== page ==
In less than two weeks, I'll cross a line painted on a road in Malibu and I will be a triathlete. People don't believe me, but I don't care about my time. I don't care about my form; I don't care about my tight uniform. I just care about that finish line.

The things I've learned about myself are the prizes for this race. I can worry about my time on the next one, or the one after that. I told everyone that if I had one triathlon in me, then I was done. But that's not the case.

What's the point in just doing one and then never seeing if you can improve that time? I've already got my eye on two other races (maybe three!) before the end of this year. Crazy, right? My Lucky 7 teammate Nancy even asked me about a half-Ironman next year!

I haven't said "no" yet ...

You can follow the CNN Fit Nation Triathlon Challenge on Facebook and Twitter. For more from Jeff, click here.


soundoff (7 Responses)
  1. NMK

    Love, love, love, this blog. It's all about perspective. The half Ironman is waiting for us!

    September 5, 2012 at 11:45 | Report abuse | Reply
  2. Rick Morris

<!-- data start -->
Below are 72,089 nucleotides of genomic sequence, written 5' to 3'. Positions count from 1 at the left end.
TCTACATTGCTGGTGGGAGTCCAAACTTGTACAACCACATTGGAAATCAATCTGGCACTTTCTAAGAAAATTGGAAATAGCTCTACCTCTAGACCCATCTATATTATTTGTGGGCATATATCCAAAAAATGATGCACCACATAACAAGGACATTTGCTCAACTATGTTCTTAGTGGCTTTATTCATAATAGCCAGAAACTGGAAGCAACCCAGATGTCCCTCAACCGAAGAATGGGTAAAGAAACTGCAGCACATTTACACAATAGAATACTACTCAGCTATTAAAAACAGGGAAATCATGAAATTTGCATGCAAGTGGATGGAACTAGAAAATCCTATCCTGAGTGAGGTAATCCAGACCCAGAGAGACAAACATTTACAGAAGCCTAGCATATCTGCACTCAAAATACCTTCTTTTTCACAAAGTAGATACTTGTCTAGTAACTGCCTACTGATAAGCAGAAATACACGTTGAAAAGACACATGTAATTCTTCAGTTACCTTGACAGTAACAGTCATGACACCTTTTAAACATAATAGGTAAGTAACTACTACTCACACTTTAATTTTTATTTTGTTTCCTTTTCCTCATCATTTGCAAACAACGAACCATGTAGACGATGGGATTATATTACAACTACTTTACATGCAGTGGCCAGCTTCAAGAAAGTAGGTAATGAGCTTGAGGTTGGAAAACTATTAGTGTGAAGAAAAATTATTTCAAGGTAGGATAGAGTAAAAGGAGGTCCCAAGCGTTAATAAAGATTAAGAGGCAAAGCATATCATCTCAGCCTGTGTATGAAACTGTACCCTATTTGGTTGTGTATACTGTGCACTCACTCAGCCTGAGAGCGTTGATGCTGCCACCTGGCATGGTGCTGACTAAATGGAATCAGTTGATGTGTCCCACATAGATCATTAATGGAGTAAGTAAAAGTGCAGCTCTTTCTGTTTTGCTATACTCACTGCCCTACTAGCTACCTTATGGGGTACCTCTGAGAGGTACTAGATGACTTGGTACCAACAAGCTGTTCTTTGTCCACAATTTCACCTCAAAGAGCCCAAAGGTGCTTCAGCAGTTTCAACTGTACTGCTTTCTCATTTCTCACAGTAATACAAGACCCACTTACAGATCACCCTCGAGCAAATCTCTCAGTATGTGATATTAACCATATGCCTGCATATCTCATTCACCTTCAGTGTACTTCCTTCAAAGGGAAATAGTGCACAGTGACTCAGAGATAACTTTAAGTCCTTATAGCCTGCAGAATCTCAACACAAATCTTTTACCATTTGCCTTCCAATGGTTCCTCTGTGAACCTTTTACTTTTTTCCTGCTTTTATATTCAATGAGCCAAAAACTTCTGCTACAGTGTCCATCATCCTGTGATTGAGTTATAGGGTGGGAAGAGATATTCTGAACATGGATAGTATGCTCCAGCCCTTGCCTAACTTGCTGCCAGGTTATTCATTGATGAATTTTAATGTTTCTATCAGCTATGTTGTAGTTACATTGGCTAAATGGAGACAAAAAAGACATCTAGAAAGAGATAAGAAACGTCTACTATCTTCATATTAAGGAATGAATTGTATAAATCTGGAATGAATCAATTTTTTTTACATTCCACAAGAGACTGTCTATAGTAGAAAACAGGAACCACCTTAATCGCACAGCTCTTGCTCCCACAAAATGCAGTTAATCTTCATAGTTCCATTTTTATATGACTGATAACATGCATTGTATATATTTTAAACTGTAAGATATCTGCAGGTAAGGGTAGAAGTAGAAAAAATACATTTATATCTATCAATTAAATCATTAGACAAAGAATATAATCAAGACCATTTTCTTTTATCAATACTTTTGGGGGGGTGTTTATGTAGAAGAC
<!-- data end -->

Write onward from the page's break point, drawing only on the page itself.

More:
Great blog, Jeff. I'll do the half next year if you will.

    September 5, 2012 at 14:48 | Report abuse | Reply
  3. Shauna

    Great post Jeff!!! I have enjoyed listening to your journey and cannot wait to hear about your experience and how much you loved it! Good Luck!

    September 5, 2012 at 20:55 | Report abuse | Reply
  4. Jennifer

    FANTASTIC, Jeff. Such an inspiration, you are. Be proud.

    September 5, 2012 at 20:56 | Report abuse | Reply
  5. Carl

    Almost that time baby!!

    September 12, 2012 at 09:24 | Report abuse | Reply
  6. Bailey

    So proud of you, Jeff!

    September 18, 2012 at 08:59 | Report abuse | Reply
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Get a behind-the-scenes look at the latest stories from CNN Chief Medical Correspondent, Dr. Sanjay Gupta, Senior Medical Correspondent Elizabeth Cohen and the CNN Medical Unit producers. They'll share news and views on health and medical trends - info that will help you take better care of yourself and the people you love.